“Congressional Democrats sought to shift 800 million in the Pentagon budget from Star Wars into counterterrorism. The Bush-Cheney administration threatened to veto the entire defense budget.”

    “In July, 2001, an FBI agent in Phoenix reported that Middle Eastern men – possibly al Qaeda – were taking flying lessons. He suggested that al Qaeda operatives might be trying to infiltrate the US civil aviation system. No response.”

    “On August 6, 2001 Pres. Bush received a classified briefing, the President’s Daily Brief. On that day, the headline blared: “Bin Laden Determined to Strike in U.S.” According to Pulitzer Prize-winning journalist Ron Suskind, Bush told the briefer, “All right. You’ve covered your ass, now.” 


    “And the attack came. Over three thousand Americans were killed.”

  3. Vasil

    I remember we had this discussion in class once. I still don’t know the right answer to this issue of torture, but I will say that it is internationally illegal and considered a crime against humanity by most western nations, including the US, and the punishment for such a crime is not a pretty one. The issue really is what is our definition of “torture”?
    I personally think that being water boarded over 100 times is torture, but that’s just my personal opinion, not that I have any remorse for Khalid Sheikh Mohammed. Instead, im worried about the type of precedent this will leave for future conflicts and how much power this really gives the executive and the armed forces. Remember, once the camel gets it nose inside of the tent…well its almost impossible to prevent the camel from coming inside. Perhaps the executive and the armed forces are sticking their noses were it doesn’t belong. All i can say is that torture (e.g., cutting off body parts, and other physical and mental inflicted injury) is considered wrong under the constitution, which I’m told is the “supreme law of the land”, but of course that’s open to interpretation. I think most experts agree that torture for the most part does not work. Actually, I think other types of duress would work better. Like threatening the person’s family or telling him that you will nuke his home town, this seemed to work pretty well for saddam Hussein, but then again look where he turned up right? Normally i would say torture, the type that the government under Bush, was utilizing is not effective. There are other civilized ways, but there is no “perfect way.”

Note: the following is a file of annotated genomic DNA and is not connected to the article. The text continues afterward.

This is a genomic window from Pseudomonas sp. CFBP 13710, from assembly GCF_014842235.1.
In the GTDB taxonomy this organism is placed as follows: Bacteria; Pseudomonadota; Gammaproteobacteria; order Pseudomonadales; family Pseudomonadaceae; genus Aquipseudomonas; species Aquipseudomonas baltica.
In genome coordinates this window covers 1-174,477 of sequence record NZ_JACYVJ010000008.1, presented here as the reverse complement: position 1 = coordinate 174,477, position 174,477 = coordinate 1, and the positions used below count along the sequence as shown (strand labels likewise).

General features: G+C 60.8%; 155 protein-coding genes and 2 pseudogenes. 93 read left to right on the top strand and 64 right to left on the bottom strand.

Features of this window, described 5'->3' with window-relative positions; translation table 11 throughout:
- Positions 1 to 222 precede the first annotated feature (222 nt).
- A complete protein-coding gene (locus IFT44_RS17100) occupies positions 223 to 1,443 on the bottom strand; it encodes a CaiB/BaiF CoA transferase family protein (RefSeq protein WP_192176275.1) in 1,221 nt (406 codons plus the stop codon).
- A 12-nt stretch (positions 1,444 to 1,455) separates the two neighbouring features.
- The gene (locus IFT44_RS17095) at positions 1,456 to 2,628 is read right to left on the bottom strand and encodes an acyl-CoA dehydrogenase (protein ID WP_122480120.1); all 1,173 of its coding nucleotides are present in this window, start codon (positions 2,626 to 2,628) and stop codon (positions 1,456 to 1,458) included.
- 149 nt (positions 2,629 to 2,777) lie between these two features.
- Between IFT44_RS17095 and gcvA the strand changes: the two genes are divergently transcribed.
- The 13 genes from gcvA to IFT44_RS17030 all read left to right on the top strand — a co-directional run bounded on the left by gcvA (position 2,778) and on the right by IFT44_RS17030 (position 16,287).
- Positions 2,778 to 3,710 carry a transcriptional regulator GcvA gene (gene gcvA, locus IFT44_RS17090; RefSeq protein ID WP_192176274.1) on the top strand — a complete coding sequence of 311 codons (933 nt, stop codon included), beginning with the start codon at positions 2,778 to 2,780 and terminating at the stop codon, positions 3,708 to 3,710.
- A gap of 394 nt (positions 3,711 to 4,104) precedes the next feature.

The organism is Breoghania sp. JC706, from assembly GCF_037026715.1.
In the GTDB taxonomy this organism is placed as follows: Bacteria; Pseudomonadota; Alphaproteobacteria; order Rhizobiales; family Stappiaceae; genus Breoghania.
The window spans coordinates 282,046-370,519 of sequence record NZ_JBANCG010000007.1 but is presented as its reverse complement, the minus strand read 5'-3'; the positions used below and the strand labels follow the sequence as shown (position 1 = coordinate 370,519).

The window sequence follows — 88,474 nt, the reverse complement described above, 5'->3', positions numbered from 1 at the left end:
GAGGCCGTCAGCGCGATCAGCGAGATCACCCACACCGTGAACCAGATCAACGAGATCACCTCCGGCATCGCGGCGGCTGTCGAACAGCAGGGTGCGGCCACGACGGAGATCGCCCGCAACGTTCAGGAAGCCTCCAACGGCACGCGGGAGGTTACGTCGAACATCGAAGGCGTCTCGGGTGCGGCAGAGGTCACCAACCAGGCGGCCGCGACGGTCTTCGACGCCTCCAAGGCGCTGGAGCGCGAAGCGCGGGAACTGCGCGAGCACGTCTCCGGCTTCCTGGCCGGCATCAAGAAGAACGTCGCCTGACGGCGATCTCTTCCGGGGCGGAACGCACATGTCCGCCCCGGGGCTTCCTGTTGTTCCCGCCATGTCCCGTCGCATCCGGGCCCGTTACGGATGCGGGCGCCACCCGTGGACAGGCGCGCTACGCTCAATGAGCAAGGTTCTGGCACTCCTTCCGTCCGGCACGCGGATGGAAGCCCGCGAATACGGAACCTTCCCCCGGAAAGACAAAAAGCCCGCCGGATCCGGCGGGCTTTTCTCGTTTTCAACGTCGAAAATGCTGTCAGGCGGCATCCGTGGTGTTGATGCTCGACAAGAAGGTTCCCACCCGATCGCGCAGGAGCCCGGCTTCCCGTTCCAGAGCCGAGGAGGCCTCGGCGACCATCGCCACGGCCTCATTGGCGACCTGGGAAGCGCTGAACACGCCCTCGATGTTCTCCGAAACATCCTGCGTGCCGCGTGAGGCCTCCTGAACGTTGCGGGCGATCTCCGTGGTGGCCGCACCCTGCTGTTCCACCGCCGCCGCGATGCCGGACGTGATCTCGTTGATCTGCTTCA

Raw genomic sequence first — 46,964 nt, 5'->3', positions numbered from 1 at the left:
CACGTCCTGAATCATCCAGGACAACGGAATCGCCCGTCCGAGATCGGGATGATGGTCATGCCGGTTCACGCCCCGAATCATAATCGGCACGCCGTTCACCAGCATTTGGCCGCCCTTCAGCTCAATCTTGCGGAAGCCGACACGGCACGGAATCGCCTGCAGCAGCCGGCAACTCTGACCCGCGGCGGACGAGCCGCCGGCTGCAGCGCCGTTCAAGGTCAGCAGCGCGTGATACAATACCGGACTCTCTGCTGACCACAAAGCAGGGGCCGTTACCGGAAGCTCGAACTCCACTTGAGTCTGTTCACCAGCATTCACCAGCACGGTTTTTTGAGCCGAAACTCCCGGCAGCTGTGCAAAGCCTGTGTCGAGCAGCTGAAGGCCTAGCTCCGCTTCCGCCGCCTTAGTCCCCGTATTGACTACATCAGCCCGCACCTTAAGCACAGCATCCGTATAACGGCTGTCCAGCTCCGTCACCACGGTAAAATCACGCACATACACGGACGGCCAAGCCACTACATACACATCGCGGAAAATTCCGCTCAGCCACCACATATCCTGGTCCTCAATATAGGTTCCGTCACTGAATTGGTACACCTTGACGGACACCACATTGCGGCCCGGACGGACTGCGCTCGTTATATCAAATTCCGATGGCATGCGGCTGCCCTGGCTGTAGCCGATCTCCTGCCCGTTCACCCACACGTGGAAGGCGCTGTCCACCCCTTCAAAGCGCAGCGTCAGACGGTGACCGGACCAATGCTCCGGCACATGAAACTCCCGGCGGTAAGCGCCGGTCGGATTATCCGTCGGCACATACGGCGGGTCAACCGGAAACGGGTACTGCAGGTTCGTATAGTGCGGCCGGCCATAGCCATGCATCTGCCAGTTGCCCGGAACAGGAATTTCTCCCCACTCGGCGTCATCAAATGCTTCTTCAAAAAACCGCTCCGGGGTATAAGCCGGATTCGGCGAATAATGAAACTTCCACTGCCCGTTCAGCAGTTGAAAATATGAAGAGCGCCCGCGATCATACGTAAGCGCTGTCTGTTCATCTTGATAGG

However, if a nuclear bomb scenario were to happen, I would still green-light torture, any type of torture. I think the principles of utilitarianism would start to look very good in a crises like that. Torture one to save millions? Sure, where do I sign?
    But then again, that’s just my opinion, but I’m pretty sure most US courts and even the “liberal” president, Obama, would green-light torture if they thought it would help in a crises. So, i guess the question is then, should torture be allowed in a crises situation, were the lives of thousands are at stake? I say yes, but there should be laws to punish those who use torture against people in a situation which cannot be thought to be a crises situation by a reasonable man. Just because the camel is in the tent, does not mean that the tent will be destroyed or that you can’t tie the camel down and control it.